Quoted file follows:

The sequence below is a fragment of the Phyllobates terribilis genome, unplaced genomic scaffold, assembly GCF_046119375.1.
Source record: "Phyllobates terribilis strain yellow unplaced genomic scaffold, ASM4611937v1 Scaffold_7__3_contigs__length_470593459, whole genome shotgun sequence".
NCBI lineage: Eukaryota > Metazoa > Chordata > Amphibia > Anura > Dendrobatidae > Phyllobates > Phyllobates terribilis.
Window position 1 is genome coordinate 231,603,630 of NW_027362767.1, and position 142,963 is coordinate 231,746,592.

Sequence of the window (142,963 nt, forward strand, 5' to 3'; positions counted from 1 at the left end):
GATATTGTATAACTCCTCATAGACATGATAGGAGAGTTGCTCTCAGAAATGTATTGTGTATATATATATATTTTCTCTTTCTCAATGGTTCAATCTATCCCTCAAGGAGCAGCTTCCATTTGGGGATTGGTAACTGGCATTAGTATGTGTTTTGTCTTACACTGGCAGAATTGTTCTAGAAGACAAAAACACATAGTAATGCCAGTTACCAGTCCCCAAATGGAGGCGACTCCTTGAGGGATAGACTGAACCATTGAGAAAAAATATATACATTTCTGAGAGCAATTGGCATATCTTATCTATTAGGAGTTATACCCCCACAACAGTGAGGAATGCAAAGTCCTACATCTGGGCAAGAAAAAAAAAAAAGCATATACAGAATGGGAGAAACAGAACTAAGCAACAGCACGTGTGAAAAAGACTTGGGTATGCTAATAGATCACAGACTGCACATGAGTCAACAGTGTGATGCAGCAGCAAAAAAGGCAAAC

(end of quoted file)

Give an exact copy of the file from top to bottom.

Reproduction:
The sequence below is a fragment of the Phyllobates terribilis genome, unplaced genomic scaffold, assembly GCF_046119375.1.
Source record: "Phyllobates terribilis strain yellow unplaced genomic scaffold, ASM4611937v1 Scaffold_7__3_contigs__length_470593459, whole genome shotgun sequence".
NCBI lineage: Eukaryota > Metazoa > Chordata > Amphibia > Anura > Dendrobatidae > Phyllobates > Phyllobates terribilis.
Window position 1 is genome coordinate 231,603,630 of NW_027362767.1, and position 142,963 is coordinate 231,746,592.

Sequence of the window (142,963 nt, forward strand, 5' to 3'; positions counted from 1 at the left end):
GATATTGTATAACTCCTCATAGACATGATAGGAGAGTTGCTCTCAGAAATGTATTGTGTATATATATATATTTTCTCTTTCTCAATGGTTCAATCTATCCCTCAAGGAGCAGCTTCCATTTGGGGATTGGTAACTGGCATTAGTATGTGTTTTGTCTTACACTGGCAGAATTGTTCTAGAAGACAAAAACACATAGTAATGCCAGTTACCAGTCCCCAAATGGAGGCGACTCCTTGAGGGATAGACTGAACCATTGAGAAAAAATATATACATTTCTGAGAGCAATTGGCATATCTTATCTATTAGGAGTTATACCCCCACAACAGTGAGGAATGCAAAGTCCTACATCTGGGCAAGAAAAAAAAAAAAGCATATACAGAATGGGAGAAACAGAACTAAGCAACAGCACGTGTGAAAAAGACTTGGGTATGCTAATAGATCACAGACTGCACATGAGTCAACAGTGTGATGCAGCAGCAAAAAAGGCAAAC